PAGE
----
All Bonds Are Not Created Equal - Some Are More Equal than Others
Bond Law 101 – The Argentina Experience
Pari Passu – Latin for “equal footing.”
All creditors must be regarded equally and
repaid at the same time and in the same
fractional amount to resolve a default.
CAC – Collective Action Clause.
A CAC allows a proportion of bondholders
to agree to a “debt restructuring” –
payment to end a default -- that is
LEGALLY BINDING ON ALL HOLDERS
of the bond -- even those who vote
By Jonathan Wheatley
Jun 26 2014 17:54
The most casual followers of the Argentine debt saga will be familiar with
the Latin term pari passu, or “equal footing” – or, in this case, equal
payment to all holders of Argentine bonds, whether or not those holders
took part in the country’s two restructuring programmes in 2005 and
2010 following its 2001 default.
Now Russ Dallen of Caracas Capital Markets, a veteran commentator on
and broker in Latin America’s most exotic bond markets, has introduced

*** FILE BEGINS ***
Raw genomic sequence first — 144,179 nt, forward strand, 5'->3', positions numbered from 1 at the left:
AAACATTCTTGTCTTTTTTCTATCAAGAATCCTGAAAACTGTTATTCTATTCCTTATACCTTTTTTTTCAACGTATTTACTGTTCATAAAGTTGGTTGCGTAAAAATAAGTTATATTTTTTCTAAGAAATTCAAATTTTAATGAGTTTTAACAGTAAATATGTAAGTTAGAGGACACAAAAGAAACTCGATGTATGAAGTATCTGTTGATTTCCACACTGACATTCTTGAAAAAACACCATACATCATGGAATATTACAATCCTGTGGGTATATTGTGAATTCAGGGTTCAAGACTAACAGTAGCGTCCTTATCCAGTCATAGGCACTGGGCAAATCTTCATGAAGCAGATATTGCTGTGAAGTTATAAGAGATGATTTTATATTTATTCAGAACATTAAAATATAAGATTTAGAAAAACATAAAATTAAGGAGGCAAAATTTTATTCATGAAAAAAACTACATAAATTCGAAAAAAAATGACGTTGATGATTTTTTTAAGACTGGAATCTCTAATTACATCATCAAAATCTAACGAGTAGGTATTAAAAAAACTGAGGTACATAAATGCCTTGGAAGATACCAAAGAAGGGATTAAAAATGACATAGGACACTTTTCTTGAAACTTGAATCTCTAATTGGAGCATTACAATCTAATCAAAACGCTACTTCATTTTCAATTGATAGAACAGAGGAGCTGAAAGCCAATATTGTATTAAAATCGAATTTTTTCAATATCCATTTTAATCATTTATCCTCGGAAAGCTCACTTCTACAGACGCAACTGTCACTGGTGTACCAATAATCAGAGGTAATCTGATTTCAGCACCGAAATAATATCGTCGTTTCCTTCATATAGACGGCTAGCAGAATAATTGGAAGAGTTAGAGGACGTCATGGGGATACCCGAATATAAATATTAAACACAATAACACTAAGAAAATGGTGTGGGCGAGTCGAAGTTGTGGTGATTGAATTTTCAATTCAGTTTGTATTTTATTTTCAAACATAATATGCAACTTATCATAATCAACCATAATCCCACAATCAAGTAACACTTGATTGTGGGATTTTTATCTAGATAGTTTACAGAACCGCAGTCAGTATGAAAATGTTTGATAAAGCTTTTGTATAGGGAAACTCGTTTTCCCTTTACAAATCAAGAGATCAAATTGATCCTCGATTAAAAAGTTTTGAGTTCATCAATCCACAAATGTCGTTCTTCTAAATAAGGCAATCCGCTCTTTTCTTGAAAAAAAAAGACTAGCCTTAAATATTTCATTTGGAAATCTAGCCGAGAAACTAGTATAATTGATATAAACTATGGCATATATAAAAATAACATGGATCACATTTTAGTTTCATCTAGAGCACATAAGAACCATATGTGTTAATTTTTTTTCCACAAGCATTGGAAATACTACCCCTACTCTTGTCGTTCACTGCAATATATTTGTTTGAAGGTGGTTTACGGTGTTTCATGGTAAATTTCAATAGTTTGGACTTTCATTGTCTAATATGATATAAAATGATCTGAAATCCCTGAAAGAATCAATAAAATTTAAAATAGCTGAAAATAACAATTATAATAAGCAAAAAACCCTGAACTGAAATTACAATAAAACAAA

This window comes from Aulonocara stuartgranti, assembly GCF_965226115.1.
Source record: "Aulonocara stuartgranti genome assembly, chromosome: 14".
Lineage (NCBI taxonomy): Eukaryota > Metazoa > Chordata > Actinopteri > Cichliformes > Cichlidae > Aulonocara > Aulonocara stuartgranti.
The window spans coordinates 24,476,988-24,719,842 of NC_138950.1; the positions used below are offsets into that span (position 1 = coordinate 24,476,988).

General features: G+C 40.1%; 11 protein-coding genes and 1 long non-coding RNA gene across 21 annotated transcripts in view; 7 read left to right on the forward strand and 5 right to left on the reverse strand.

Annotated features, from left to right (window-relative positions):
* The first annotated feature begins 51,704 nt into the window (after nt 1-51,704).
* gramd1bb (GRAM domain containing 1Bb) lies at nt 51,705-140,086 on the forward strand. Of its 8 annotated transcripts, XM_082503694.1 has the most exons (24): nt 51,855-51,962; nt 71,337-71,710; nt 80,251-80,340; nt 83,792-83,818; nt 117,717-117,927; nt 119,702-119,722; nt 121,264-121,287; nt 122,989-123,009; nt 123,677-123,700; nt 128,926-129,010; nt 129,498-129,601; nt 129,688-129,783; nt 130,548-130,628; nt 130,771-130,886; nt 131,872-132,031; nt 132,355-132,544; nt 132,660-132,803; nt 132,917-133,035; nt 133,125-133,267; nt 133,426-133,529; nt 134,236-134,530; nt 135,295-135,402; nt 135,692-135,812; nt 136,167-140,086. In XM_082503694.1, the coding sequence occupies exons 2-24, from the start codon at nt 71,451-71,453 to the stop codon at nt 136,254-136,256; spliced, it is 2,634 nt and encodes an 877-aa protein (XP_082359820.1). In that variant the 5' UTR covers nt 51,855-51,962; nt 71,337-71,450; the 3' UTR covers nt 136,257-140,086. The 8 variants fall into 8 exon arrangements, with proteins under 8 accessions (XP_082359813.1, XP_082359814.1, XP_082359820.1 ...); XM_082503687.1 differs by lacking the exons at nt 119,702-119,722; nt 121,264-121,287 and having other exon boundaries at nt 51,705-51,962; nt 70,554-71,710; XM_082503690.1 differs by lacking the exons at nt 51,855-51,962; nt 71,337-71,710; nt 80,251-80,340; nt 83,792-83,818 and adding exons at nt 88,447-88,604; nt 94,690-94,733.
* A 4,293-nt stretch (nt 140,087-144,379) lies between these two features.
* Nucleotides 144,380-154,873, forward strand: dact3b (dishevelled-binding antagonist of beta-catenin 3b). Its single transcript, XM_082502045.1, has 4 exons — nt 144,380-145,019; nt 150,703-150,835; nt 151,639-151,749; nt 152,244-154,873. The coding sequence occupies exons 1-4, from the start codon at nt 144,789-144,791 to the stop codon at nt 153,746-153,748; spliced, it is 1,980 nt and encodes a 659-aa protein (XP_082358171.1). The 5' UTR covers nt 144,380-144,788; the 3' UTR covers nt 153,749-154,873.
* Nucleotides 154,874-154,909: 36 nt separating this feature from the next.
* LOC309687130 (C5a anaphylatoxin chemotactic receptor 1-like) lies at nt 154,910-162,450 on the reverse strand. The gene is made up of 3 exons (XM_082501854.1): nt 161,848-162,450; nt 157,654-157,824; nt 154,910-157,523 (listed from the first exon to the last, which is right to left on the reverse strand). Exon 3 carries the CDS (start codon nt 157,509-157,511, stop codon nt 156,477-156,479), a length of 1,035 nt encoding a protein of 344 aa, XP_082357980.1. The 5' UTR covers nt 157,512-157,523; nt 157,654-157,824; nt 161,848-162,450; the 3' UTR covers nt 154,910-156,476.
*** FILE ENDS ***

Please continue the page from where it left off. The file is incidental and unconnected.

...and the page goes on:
another smattering of Latin to the story: pacta sunt servanda, or
“contracts are for keeping.”
That’s what Dallen wrote to investors on Thursday as the basket of
defaulted Argentina bonds, bought by Dallen for clients last year when
they were trading for 30 something cents on the dollar, rose through the
mid 80s to reach a bid price of 90 cents on the dollar.
This from his note:
"While Argentina rails and nashes their teeth at the injustice of it all, the
US courts in the end are simply enforcing contract law; and like it or not,
Argentina wrote bad contracts (or good contracts, depending on which
side of the litigation fence you are on)."
There are about $3bn worth of untendered Argentine debt – bonds that
did not take part in the restructuring – including about $1.3bn held by
investors who have sued Argentina in the US (because the bonds were
written under US law), led by Paul Singer’s NML Capital.
“It may well be that Argentina is buying the bonds back,” he says. “It
would make sense and it would certainly be the cheapest solution for
them, especially if they will have to pay a multiple.”
Argentina’s best course of action now would appear to be to negotiate in
good faith with the holdouts. It may well be able to settle for less than the
full amount in the bonds’ contracts. Says Dallen, who got his law degrees
from Christ Church College Oxford and Nottingham University in the UK
and Columbia Law School in the US: “The first thing they teach you on
both sides of the Atlantic is pacta sunt servanda. Then they teach you
how to get out of it.”
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